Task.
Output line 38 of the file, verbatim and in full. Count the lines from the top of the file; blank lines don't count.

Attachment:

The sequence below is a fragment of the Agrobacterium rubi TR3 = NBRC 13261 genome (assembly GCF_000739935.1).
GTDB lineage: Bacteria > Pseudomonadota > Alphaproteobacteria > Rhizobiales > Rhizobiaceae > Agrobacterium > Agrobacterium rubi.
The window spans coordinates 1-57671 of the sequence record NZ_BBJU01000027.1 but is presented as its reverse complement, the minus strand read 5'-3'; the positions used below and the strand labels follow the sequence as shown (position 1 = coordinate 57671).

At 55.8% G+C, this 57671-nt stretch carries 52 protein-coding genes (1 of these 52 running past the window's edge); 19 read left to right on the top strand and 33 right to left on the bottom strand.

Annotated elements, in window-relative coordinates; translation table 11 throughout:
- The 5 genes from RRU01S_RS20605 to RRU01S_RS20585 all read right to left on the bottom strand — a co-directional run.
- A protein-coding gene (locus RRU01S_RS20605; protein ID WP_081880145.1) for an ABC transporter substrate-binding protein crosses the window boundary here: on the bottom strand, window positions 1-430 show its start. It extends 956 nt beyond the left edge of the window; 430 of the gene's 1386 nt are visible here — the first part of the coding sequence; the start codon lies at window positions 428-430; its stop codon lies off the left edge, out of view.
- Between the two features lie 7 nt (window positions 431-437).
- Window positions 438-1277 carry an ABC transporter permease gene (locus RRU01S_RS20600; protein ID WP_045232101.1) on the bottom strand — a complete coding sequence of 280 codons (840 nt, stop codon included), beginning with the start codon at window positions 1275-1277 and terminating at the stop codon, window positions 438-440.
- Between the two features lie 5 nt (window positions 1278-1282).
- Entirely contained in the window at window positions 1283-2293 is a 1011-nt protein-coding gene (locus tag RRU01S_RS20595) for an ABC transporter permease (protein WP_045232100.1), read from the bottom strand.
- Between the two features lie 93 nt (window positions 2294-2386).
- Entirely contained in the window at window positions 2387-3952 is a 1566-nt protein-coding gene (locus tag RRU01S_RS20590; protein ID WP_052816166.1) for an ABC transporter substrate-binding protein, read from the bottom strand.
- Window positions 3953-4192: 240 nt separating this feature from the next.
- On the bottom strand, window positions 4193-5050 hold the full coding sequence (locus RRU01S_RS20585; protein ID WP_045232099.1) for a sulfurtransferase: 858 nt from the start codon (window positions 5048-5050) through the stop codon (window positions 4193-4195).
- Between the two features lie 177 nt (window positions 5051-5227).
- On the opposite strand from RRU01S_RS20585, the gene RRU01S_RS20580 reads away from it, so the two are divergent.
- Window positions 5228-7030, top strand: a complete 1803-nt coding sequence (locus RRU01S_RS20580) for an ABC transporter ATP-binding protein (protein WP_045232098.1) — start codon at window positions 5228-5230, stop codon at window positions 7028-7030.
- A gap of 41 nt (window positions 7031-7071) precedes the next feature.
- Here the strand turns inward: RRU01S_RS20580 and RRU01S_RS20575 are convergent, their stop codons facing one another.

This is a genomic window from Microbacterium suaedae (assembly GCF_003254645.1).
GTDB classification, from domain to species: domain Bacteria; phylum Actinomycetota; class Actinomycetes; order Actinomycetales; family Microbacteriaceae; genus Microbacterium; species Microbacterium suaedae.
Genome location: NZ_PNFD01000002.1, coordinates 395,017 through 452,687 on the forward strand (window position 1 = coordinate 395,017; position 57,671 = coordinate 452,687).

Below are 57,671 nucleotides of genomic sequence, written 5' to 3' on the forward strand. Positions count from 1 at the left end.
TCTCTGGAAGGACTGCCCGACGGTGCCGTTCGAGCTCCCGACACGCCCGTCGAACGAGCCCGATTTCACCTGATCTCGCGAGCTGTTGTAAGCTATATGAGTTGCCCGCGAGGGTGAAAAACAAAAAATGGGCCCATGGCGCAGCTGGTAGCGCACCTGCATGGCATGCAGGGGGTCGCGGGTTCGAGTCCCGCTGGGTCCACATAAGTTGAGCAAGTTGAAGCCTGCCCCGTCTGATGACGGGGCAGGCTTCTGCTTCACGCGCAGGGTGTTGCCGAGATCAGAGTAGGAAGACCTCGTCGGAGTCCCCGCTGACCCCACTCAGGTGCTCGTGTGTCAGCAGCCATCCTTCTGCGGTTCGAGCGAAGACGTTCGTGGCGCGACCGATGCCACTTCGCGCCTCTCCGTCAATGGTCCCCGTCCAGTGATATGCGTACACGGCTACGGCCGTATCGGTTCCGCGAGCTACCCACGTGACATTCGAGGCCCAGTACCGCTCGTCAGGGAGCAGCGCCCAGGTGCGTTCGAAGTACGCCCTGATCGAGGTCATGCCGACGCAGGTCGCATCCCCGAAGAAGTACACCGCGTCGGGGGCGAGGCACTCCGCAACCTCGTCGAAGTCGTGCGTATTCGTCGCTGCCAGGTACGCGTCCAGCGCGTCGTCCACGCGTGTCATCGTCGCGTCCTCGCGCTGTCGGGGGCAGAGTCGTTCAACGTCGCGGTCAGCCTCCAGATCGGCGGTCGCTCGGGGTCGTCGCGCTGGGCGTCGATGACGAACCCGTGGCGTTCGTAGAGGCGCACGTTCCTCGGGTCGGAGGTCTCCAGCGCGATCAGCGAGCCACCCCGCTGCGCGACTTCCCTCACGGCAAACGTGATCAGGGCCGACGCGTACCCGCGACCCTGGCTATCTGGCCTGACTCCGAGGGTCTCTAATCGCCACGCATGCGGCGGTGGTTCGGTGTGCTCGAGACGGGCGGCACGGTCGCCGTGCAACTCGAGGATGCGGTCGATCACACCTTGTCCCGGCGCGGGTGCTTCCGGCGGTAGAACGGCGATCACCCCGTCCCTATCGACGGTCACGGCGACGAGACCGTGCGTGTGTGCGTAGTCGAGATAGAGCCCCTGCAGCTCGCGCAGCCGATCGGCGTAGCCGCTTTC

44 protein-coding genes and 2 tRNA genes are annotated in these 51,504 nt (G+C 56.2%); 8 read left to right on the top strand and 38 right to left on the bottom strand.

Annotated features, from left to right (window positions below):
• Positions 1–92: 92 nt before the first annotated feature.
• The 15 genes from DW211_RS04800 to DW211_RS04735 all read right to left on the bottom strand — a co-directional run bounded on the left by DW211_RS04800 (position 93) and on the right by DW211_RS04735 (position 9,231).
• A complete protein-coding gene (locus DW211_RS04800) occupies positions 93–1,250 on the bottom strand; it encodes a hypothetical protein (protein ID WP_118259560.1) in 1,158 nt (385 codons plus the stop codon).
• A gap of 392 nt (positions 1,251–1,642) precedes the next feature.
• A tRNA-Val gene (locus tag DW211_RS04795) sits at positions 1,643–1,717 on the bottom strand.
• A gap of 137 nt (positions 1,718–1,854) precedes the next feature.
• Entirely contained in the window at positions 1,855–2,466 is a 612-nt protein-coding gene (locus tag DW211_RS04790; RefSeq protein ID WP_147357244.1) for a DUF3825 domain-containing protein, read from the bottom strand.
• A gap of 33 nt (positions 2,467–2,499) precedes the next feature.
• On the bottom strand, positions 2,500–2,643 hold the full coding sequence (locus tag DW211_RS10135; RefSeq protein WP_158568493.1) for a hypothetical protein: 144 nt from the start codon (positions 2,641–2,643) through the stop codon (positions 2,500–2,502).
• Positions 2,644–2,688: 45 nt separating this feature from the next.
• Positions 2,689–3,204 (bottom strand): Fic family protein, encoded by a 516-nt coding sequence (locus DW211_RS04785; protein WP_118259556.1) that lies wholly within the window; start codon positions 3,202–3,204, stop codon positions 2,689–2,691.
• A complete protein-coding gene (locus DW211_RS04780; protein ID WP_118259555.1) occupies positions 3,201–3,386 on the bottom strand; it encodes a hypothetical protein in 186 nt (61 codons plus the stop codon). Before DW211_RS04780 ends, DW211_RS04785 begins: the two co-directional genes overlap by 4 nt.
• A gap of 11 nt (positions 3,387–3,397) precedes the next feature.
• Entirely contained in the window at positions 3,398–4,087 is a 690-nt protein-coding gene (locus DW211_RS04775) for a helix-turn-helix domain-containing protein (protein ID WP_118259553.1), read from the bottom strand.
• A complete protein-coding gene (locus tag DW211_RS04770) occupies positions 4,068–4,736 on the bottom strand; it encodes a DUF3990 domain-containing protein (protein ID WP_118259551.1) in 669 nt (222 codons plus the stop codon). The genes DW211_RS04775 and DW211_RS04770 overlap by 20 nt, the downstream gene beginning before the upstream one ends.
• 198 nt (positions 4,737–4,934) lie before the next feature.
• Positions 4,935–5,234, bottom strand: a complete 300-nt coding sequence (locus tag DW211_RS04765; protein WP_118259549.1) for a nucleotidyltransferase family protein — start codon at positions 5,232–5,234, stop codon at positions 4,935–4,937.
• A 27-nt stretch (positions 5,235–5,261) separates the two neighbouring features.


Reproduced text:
• Positions 2,689–3,204 (bottom strand): Fic family protein, encoded by a 516-nt coding sequence (locus DW211_RS04785; protein WP_118259556.1) that lies wholly within the window; start codon positions 3,202–3,204, stop codon positions 2,689–2,691.